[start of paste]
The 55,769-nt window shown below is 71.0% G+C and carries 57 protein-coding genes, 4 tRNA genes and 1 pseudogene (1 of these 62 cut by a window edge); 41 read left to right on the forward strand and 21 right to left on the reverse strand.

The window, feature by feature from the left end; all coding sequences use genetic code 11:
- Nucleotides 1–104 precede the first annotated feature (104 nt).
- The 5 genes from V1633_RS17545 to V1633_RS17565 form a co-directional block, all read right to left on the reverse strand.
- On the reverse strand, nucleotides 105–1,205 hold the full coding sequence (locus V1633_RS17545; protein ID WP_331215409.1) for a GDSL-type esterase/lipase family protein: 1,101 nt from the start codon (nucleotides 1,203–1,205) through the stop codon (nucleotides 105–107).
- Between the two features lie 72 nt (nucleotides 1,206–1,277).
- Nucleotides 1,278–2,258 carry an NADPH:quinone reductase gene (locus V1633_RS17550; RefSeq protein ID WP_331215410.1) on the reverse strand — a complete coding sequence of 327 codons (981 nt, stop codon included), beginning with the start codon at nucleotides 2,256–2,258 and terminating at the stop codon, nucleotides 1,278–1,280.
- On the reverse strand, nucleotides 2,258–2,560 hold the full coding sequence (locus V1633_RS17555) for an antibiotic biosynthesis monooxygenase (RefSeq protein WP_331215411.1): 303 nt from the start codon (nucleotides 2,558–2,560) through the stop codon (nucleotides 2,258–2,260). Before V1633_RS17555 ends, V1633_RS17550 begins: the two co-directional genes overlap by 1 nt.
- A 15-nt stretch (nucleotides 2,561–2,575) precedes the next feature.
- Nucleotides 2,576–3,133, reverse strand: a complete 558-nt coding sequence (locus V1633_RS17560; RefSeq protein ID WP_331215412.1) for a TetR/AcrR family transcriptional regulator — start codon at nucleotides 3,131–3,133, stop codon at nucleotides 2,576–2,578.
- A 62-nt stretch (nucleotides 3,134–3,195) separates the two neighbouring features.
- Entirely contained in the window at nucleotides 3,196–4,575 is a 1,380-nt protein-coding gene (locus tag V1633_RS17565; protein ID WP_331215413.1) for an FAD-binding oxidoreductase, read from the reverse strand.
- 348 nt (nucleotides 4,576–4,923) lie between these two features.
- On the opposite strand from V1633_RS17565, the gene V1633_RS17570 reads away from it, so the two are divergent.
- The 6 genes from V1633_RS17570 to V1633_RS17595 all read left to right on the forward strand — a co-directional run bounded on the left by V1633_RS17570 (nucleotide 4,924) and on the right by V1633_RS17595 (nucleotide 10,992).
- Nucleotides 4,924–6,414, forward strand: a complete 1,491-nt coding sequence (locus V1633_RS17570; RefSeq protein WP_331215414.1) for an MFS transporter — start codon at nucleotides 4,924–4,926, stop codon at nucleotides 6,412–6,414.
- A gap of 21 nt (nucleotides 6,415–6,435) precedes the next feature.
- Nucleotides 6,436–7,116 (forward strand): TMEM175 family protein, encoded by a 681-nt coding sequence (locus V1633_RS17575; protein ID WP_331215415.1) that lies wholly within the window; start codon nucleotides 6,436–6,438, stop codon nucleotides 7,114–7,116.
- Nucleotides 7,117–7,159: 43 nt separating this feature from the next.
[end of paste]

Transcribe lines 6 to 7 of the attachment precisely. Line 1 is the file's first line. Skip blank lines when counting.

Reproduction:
- Between the two features lie 72 nt (nucleotides 1,206–1,277).
- Nucleotides 1,278–2,258 carry an NADPH:quinone reductase gene (locus V1633_RS17550; RefSeq protein ID WP_331215410.1) on the reverse strand — a complete coding sequence of 327 codons (981 nt, stop codon included), beginning with the start codon at nucleotides 2,256–2,258 and terminating at the stop codon, nucleotides 1,278–1,280.